Civil Rights Advocate
Moved to California in 1912, and resided in Los Angeles until her death
Charlotta Bass was a civil rights activist who in 1912 became the first African-American woman to own and operate a newspaper in the United States and who in 1952 became the first to be nominated for Vice President of the United States.
During the 1920s, Bass became co-president of the Los Angeles chapter of the Universal Negro Improvement Association. She formed the Home Protective Association to fight against housing covenants that prevented people of color from buying homes and helped found the Industrial Business Council, which fought discrimination in employment and encouraged black people to go into business.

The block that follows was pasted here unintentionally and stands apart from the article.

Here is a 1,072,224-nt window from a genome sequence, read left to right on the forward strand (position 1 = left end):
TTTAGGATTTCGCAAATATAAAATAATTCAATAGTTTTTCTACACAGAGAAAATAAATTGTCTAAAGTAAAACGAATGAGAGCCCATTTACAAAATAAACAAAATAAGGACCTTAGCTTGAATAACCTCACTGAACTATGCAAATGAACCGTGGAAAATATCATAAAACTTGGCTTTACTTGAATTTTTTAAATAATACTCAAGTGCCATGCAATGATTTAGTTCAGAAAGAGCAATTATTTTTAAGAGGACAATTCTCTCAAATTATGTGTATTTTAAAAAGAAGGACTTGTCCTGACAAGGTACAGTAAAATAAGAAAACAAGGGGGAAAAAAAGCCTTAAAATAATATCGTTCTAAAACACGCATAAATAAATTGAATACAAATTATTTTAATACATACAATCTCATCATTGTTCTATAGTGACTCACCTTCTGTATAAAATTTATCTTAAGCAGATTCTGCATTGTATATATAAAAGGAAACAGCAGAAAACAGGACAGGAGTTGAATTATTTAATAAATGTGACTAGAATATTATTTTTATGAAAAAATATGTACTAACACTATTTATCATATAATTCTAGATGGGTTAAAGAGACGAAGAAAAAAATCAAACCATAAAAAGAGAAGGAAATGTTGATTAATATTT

Bass used her position as editor and publisher of the California Eagle, the oldest black newspaper on the West Coast, to fight segregation in housing and schools. She campaigned to end race-based job discrimination at the Los Angeles General Hospital, the Los Angeles Rapid Transit Company, the Southern Telephone Company and the Boulder Dam Project.
In the 1940s, the Republican Party chose Bass as western regional director for its nominee’s presidential campaign. Three years later, she became the first African-American grand jury member for the Los Angeles County Court.
As the first African-American woman to run for Vice President of the United States, Bass called for civil rights, women’s rights, an end to the Korean War and peace with the Soviet Union. Bass’s slogan during her campaign was, “Win or lose, we win by raising the issues.”